MOSCOW (AP) — Russian President Vladimir Putin said Wednesday that Moscow will press on with its military action in Ukraine until reaching its goals and mocked Western attempts to drive Russia into a corner with sanctions.
Putin told at an annual economic forum in the far-eastern port city of Vladivostok that the main goal behind sending troops into Ukraine was protecting civilians in the east of that country after eight years of fighting.
“It wasn’t us who started the military action, we are trying to put an end to it,” Putin said, reaffirming his argument that he sent troops into Ukraine to protect Moscow-backed separatist regions in Ukraine, which have fought Ukrainian forces in the conflict that erupted in 2014 following Russia’s annexation of Crimea.
“All our action has been aimed at helping people living in the Donbas, it’s our duty and we will fulfill it until the end,” he said.
Putin charged that Russia has strengthened its sovereignty in the face of Western sanctions, which he said bordered on an aggression.
“Russia has resisted the economic, financial and technological aggression of the West,” Putin said. “I’m sure that we haven’t lost anything and we won’t lose anything. The most important gain is the strengthening of our sovereignty, it’s an inevitable result of what’s going one.”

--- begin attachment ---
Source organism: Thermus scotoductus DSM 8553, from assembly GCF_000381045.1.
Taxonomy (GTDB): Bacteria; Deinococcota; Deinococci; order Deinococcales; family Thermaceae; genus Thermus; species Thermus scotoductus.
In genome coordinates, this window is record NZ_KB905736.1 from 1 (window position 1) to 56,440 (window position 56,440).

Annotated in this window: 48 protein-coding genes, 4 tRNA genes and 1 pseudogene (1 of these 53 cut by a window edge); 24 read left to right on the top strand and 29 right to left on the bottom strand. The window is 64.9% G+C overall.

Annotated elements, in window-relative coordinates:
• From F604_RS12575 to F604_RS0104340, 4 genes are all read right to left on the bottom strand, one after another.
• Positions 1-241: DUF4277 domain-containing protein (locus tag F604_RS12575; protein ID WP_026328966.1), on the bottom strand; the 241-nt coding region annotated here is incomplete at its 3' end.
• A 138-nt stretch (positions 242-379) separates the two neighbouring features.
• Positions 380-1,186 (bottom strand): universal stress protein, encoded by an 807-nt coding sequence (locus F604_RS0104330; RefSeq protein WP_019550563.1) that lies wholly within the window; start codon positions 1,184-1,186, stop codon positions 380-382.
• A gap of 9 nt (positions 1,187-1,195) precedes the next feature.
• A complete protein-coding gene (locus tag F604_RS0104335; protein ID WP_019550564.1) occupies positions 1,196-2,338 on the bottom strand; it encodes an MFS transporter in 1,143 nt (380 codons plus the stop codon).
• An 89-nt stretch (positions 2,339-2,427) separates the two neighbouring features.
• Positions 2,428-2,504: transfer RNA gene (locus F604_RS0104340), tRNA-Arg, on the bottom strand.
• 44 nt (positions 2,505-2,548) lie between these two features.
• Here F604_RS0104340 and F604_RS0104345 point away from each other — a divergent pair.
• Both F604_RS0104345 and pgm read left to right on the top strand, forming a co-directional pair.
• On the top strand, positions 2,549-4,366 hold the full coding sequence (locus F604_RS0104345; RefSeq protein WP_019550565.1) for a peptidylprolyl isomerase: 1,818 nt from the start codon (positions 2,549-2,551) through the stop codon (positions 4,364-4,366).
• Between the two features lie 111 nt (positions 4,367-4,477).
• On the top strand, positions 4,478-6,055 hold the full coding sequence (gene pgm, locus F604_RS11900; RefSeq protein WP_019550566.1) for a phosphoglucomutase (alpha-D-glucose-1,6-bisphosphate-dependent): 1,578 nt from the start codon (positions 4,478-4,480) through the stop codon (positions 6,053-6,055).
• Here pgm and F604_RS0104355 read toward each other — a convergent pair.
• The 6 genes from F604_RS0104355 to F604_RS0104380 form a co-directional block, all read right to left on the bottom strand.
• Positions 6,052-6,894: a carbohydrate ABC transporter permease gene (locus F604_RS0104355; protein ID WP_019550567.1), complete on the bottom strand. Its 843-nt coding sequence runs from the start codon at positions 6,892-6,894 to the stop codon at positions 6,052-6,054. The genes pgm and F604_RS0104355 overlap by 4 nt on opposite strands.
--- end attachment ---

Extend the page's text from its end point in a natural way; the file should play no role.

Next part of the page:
The Russian leader said that the economic and financial situation in Russia has stabilized, consumer price inflation has slowed down and unemployment has remained low.
“There has been a certain polarization in the world and inside the country, but I see it as a positive thing,” he added. “Everything unnecessary, harmful, everything that has prevented us from going forward will be rejected and we will gain development tempo because development can only be based on sovereignty.”
Putin emphasized that Russia will keep protecting its sovereignty in the face of what he described as an attempt by the US and its allies to preserve their global dominance, saying that “the world mustn’t be founded on the diktat of one country that deemed itself the representative of the almighty or even higher and based its policies on its perceived exclusivity.”
He scoffed at Western attempts to cap prices for Russian oil and gas, calling the idea “stupid” and saying that Russia will have enough customers in Asia. “The demand is so high on global markets that we won’t have any problem selling it,” he said.
“An attempt to limit prices by administrative means is just ravings, it’s sheer nonsense,” Putin added. “It will only lead to a hike in prices.”
He rejected the EU’s argument that Russia was using energy as a weapon by suspending gas supplies via the Nord Stream 1 gas pipeline to Germany.
Putin reaffirmed the Russian argument that Western sanctions have hampered the maintenance of the last turbine that remains in operation, forcing its shutdown.
He repeated that Moscow stands ready to “press the button” and start pumping gas “as early as tomorrow” through the Nord Stream 2, which has been put on hold by the German authorities.